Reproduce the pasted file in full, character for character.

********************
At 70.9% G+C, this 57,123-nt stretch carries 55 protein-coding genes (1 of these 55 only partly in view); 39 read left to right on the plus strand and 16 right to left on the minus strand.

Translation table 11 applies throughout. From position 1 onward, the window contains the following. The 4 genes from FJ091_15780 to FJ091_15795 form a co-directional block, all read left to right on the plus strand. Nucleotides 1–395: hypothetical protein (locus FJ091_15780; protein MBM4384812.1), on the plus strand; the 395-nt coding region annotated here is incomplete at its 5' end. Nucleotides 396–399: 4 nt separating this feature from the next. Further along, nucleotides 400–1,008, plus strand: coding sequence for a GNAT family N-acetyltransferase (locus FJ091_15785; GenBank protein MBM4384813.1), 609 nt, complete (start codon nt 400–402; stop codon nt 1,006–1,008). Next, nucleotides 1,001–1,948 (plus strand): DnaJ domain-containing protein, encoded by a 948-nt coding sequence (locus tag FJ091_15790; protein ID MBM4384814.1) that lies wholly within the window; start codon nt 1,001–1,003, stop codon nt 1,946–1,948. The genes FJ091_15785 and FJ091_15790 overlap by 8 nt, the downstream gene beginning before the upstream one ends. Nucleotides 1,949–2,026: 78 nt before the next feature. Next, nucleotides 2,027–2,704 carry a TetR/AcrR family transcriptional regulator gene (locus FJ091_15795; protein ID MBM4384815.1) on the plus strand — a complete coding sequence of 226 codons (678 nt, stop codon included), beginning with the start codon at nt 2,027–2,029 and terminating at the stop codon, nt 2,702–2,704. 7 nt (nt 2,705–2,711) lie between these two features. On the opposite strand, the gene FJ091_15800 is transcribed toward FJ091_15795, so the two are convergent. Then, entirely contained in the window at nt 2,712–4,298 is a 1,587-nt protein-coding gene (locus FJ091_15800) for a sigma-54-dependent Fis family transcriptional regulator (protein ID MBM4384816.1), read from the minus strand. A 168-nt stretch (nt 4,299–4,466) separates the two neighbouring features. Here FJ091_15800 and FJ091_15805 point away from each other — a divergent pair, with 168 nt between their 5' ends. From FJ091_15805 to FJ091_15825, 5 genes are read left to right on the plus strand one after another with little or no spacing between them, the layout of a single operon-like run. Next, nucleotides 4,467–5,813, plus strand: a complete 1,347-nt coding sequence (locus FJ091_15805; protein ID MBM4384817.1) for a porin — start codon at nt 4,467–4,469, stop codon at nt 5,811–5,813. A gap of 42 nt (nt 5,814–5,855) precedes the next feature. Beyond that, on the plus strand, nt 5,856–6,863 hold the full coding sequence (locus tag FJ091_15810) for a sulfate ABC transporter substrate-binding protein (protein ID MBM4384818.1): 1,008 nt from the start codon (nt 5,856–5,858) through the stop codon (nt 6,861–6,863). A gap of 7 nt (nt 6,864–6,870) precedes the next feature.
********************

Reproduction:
At 70.9% G+C, this 57,123-nt stretch carries 55 protein-coding genes (1 of these 55 only partly in view); 39 read left to right on the plus strand and 16 right to left on the minus strand.

Translation table 11 applies throughout. From position 1 onward, the window contains the following. The 4 genes from FJ091_15780 to FJ091_15795 form a co-directional block, all read left to right on the plus strand. Nucleotides 1–395: hypothetical protein (locus FJ091_15780; protein MBM4384812.1), on the plus strand; the 395-nt coding region annotated here is incomplete at its 5' end. Nucleotides 396–399: 4 nt separating this feature from the next. Further along, nucleotides 400–1,008, plus strand: coding sequence for a GNAT family N-acetyltransferase (locus FJ091_15785; GenBank protein MBM4384813.1), 609 nt, complete (start codon nt 400–402; stop codon nt 1,006–1,008). Next, nucleotides 1,001–1,948 (plus strand): DnaJ domain-containing protein, encoded by a 948-nt coding sequence (locus tag FJ091_15790; protein ID MBM4384814.1) that lies wholly within the window; start codon nt 1,001–1,003, stop codon nt 1,946–1,948. The genes FJ091_15785 and FJ091_15790 overlap by 8 nt, the downstream gene beginning before the upstream one ends. Nucleotides 1,949–2,026: 78 nt before the next feature. Next, nucleotides 2,027–2,704 carry a TetR/AcrR family transcriptional regulator gene (locus FJ091_15795; protein ID MBM4384815.1) on the plus strand — a complete coding sequence of 226 codons (678 nt, stop codon included), beginning with the start codon at nt 2,027–2,029 and terminating at the stop codon, nt 2,702–2,704. 7 nt (nt 2,705–2,711) lie between these two features. On the opposite strand, the gene FJ091_15800 is transcribed toward FJ091_15795, so the two are convergent. Then, entirely contained in the window at nt 2,712–4,298 is a 1,587-nt protein-coding gene (locus FJ091_15800) for a sigma-54-dependent Fis family transcriptional regulator (protein ID MBM4384816.1), read from the minus strand. A 168-nt stretch (nt 4,299–4,466) separates the two neighbouring features. Here FJ091_15800 and FJ091_15805 point away from each other — a divergent pair, with 168 nt between their 5' ends. From FJ091_15805 to FJ091_15825, 5 genes are read left to right on the plus strand one after another with little or no spacing between them, the layout of a single operon-like run. Next, nucleotides 4,467–5,813, plus strand: a complete 1,347-nt coding sequence (locus FJ091_15805; protein ID MBM4384817.1) for a porin — start codon at nt 4,467–4,469, stop codon at nt 5,811–5,813. A gap of 42 nt (nt 5,814–5,855) precedes the next feature. Beyond that, on the plus strand, nt 5,856–6,863 hold the full coding sequence (locus tag FJ091_15810) for a sulfate ABC transporter substrate-binding protein (protein ID MBM4384818.1): 1,008 nt from the start codon (nt 5,856–5,858) through the stop codon (nt 6,861–6,863). A gap of 7 nt (nt 6,864–6,870) precedes the next feature.